Virtual concert in honor of pianist Nadine Shank

When pianist Nadine Shank learned last year that she had Creutzfeld-Jakob disease, a rapidly-progressive, incurable dementia, she responded with her characteristic courage and brilliance by immediately making as much music as time. allowed it. She passed away six months later, but left a beautiful and touching musical gift for her myriad of admirers to remember her.

“Celestial Graces: A Remembrance of Nadine Shank,” a video featuring some of this musical creation, supplemented by archival footage from many concerts Shank shared with his colleagues and friends at the University of Massachusetts, will be released for free. January 31 at 3 p.m. on the YouTube channel of the UMass College of Humanities and Fine Arts, youtube.com/user/umassmusicdance

Shank taught at UMass for 40 years, developing the collaborative piano master’s program there in 1989. The list of students she taught and performed recitals for would fill volumes, and for many. these students, the recitals were the highlights of their university. careers. His discography is extensive and includes almost all of the music written for the classical saxophone, the instrument played by his father. Shank maintained a long-standing interest in the saxophone repertoire and worked closely with fellow UMass, saxophone teacher (retired) Lynn Klock.

Salvatore Macchia, director of the music and dance department at UMass, remembered Shank as “… loved by her students, admired and respected by her colleagues, and dedicated to her role as a teacher, mentor and teacher. ‘interpreter. The loss of Nadine is a blow to the music and dance department at UMass. She will be sorely missed and we will never fill the void she left.

In addition to her many activities at UMass, Shank served the Springfield Symphony Orchestra as a principal pianist from 1984, and she was also a talented soloist. His solo piano talents were born from recordings by Franz Liszt Sonetto 123 del Petrarca, of his Pilgrimage years, and Enrique Granados Goyesca n ° 4, which are included at the end of the video that airs Sunday.

Collaborations with colleagues and recent alumni make up the lion’s share of the concert. With Lynn Klock, Shank plays Paul Maurice’s third movement Provence paintings, and the second movement by Paul Creston Sonata for alto saxophone and piano, works they recorded for the Open Loop label in 1991. With Klock UMass’ successor, Professor Jonathan Hulting-Cohen, Shank plays Baljinder Singh Sekhon Slope, during a concert recorded in 2019.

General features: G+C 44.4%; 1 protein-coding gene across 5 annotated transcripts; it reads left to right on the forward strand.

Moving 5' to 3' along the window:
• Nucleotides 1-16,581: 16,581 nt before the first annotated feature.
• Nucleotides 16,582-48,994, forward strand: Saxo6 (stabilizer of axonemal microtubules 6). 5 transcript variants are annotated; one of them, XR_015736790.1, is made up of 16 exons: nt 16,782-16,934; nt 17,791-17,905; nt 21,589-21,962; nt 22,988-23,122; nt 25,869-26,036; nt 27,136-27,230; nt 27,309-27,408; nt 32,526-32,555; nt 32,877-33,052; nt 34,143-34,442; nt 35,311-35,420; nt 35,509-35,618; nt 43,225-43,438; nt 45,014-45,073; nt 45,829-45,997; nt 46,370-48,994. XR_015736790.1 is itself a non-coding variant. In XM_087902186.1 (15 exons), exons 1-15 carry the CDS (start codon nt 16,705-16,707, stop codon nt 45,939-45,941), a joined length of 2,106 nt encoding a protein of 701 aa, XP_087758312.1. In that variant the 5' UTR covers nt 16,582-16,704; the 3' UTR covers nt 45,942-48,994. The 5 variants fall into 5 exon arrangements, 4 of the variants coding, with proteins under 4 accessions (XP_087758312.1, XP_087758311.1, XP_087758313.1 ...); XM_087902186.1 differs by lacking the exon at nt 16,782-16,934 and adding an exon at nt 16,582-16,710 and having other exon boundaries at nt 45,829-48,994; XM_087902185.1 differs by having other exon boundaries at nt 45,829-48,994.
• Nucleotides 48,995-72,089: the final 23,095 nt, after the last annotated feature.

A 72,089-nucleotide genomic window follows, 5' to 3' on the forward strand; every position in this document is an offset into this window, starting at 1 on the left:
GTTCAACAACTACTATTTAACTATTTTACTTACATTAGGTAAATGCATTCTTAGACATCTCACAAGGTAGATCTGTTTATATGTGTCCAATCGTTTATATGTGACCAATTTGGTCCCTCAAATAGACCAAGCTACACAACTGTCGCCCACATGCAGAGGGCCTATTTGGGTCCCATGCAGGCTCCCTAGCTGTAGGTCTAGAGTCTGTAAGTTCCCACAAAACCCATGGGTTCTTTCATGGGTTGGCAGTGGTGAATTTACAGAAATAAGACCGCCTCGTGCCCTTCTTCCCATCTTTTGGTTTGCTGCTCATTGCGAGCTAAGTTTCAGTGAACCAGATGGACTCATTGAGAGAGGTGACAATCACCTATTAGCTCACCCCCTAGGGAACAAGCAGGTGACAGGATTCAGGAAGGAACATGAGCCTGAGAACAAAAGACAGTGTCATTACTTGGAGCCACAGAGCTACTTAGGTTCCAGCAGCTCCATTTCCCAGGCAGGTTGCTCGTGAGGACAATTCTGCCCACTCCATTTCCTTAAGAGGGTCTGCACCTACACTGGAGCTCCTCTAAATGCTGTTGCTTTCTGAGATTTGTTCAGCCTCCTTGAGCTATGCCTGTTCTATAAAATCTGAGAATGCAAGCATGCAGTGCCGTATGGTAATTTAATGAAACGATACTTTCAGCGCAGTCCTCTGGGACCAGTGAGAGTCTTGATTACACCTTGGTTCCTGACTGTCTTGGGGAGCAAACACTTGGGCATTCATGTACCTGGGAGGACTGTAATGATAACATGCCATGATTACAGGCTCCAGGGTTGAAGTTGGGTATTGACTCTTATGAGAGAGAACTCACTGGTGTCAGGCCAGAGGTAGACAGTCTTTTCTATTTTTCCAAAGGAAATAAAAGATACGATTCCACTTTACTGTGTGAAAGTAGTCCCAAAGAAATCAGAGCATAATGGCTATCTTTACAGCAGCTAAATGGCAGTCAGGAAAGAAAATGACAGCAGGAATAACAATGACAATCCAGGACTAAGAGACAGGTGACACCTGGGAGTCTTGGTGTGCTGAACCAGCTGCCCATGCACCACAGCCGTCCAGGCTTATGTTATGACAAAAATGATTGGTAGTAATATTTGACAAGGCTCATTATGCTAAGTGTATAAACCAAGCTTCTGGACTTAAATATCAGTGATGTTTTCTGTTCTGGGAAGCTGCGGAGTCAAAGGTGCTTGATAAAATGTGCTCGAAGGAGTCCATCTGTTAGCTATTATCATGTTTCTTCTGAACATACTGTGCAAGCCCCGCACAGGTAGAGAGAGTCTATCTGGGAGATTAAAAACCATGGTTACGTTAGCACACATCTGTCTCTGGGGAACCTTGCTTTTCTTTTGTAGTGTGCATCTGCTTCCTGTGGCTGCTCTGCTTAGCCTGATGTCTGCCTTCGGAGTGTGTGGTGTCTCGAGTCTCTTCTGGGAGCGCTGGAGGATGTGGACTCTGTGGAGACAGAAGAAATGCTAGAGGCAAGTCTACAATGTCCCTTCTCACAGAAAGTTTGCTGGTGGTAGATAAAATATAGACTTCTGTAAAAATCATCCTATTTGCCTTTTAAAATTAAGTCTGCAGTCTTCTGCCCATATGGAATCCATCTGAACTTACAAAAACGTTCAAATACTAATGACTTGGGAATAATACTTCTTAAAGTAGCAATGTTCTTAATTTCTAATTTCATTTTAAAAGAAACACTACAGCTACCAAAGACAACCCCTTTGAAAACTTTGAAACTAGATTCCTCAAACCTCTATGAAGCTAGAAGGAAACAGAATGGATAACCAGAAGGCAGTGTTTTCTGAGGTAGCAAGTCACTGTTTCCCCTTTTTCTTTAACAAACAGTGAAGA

With her fellow pianists Estela Olevsky and Gilles Vonsattel, Shank plays two of Dvorak’s brilliants Slavic dances for piano duo and two by Mozkowski Spanish dances. There are musical theater numbers (Sondheim’s I rememberand Harnick’s Will he love me? sung by Roxanne Welch), art songs (Poulenc’s Fresh Air sung by Jamie-Rose Guarrine), two movements by Saint-Saëns Sonata for clarinet played by Hannah Berube, UMass ’13, and more.

Complying with the restrictions placed on participants in the wake of the COVID 19 pandemic made the project all the more difficult, but Shank’s wish to quickly create a musical legacy of beauty and joy in the face of his own personal tragedy grew. achieved despite the obstacles, and the virtual concert on January 31 is the result.

Daniel Madsen’s videography and the tireless organizational and post-production work of Shank’s husband David Nielsen and others brought the project to fruition and created a beautiful memory of this vibrant and brilliant musician, which was taken from us far too soon.

The concert broadcast is free and will be a unique event. Some selections will remain posted on the YouTube channel.

Donations are encouraged to the new Nadine E. Shank Piano Endowment Fund.


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